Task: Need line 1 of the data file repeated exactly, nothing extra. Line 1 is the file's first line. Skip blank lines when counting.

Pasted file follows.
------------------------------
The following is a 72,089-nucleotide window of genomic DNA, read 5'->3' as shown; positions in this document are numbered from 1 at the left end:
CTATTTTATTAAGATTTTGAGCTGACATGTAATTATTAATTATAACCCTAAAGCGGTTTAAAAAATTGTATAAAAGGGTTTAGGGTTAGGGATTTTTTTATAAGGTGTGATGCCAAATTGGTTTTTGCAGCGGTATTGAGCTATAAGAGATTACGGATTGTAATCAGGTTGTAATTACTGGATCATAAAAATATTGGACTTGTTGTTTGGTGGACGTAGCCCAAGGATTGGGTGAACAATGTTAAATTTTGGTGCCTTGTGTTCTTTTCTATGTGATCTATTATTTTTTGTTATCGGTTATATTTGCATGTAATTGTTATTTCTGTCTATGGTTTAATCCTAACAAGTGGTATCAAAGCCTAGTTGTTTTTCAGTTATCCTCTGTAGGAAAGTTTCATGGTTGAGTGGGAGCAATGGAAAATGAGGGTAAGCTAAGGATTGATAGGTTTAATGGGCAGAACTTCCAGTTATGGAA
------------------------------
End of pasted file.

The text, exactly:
The following is a 72,089-nucleotide window of genomic DNA, read 5'->3' as shown; positions in this document are numbered from 1 at the left end: